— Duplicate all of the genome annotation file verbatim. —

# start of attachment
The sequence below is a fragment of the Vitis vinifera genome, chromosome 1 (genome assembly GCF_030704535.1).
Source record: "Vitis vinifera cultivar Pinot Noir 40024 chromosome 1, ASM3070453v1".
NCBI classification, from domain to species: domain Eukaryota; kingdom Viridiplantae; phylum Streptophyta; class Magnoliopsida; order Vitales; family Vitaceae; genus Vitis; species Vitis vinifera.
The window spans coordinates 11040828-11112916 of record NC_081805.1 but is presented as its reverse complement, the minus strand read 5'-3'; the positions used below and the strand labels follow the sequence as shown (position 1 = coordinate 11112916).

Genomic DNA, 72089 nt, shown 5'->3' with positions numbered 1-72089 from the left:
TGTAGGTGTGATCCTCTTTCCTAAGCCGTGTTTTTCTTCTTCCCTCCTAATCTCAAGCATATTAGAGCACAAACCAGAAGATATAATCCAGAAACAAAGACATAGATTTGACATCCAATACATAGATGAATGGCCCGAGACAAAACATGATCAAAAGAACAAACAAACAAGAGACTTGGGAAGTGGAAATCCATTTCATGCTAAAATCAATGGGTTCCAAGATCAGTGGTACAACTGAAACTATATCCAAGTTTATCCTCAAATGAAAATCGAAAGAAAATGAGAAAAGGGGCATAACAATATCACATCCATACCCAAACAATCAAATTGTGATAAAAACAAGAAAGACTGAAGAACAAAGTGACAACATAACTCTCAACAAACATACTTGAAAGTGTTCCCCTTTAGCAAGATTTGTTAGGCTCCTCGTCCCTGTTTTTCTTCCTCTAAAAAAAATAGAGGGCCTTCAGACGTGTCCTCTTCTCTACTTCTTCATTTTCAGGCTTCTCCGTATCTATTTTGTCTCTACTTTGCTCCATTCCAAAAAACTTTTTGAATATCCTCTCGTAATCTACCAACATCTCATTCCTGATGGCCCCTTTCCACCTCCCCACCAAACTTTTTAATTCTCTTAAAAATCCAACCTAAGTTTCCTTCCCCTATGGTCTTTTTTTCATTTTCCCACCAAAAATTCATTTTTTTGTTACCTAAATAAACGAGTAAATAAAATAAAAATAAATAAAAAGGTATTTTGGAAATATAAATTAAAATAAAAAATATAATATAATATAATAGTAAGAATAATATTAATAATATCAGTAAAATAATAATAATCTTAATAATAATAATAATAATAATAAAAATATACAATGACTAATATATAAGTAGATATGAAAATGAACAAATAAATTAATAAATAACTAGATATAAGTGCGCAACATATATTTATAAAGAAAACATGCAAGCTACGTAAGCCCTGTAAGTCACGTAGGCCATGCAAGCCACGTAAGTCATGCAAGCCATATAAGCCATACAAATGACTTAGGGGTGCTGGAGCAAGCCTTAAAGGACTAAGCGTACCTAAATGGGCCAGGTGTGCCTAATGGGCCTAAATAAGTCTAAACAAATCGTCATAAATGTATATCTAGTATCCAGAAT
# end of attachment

The sequence below is a fragment of the Vitis vinifera genome, chromosome 1 (genome assembly GCF_030704535.1).
Source record: "Vitis vinifera cultivar Pinot Noir 40024 chromosome 1, ASM3070453v1".
NCBI classification, from domain to species: domain Eukaryota; kingdom Viridiplantae; phylum Streptophyta; class Magnoliopsida; order Vitales; family Vitaceae; genus Vitis; species Vitis vinifera.
The window spans coordinates 11040828-11112916 of record NC_081805.1 but is presented as its reverse complement, the minus strand read 5'-3'; the positions used below and the strand labels follow the sequence as shown (position 1 = coordinate 11112916).

Genomic DNA, 72089 nt, shown 5'->3' with positions numbered 1-72089 from the left:
TGTAGGTGTGATCCTCTTTCCTAAGCCGTGTTTTTCTTCTTCCCTCCTAATCTCAAGCATATTAGAGCACAAACCAGAAGATATAATCCAGAAACAAAGACATAGATTTGACATCCAATACATAGATGAATGGCCCGAGACAAAACATGATCAAAAGAACAAACAAACAAGAGACTTGGGAAGTGGAAATCCATTTCATGCTAAAATCAATGGGTTCCAAGATCAGTGGTACAACTGAAACTATATCCAAGTTTATCCTCAAATGAAAATCGAAAGAAAATGAGAAAAGGGGCATAACAATATCACATCCATACCCAAACAATCAAATTGTGATAAAAACAAGAAAGACTGAAGAACAAAGTGACAACATAACTCTCAACAAACATACTTGAAAGTGTTCCCCTTTAGCAAGATTTGTTAGGCTCCTCGTCCCTGTTTTTCTTCCTCTAAAAAAAATAGAGGGCCTTCAGACGTGTCCTCTTCTCTACTTCTTCATTTTCAGGCTTCTCCGTATCTATTTTGTCTCTACTTTGCTCCATTCCAAAAAACTTTTTGAATATCCTCTCGTAATCTACCAACATCTCATTCCTGATGGCCCCTTTCCACCTCCCCACCAAACTTTTTAATTCTCTTAAAAATCCAACCTAAGTTTCCTTCCCCTATGGTCTTTTTTTCATTTTCCCACCAAAAATTCATTTTTTTGTTACCTAAATAAACGAGTAAATAAAATAAAAATAAATAAAAAGGTATTTTGGAAATATAAATTAAAATAAAAAATATAATATAATATAATAGTAAGAATAATATTAATAATATCAGTAAAATAATAATAATCTTAATAATAATAATAATAATAATAAAAATATACAATGACTAATATATAAGTAGATATGAAAATGAACAAATAAATTAATAAATAACTAGATATAAGTGCGCAACATATATTTATAAAGAAAACATGCAAGCTACGTAAGCCCTGTAAGTCACGTAGGCCATGCAAGCCACGTAAGTCATGCAAGCCATATAAGCCATACAAATGACTTAGGGGTGCTGGAGCAAGCCTTAAAGGACTAAGCGTACCTAAATGGGCCAGGTGTGCCTAATGGGCCTAAATAAGTCTAAACAAATCGTCATAAATGTATATCTAGTATCCAGAAT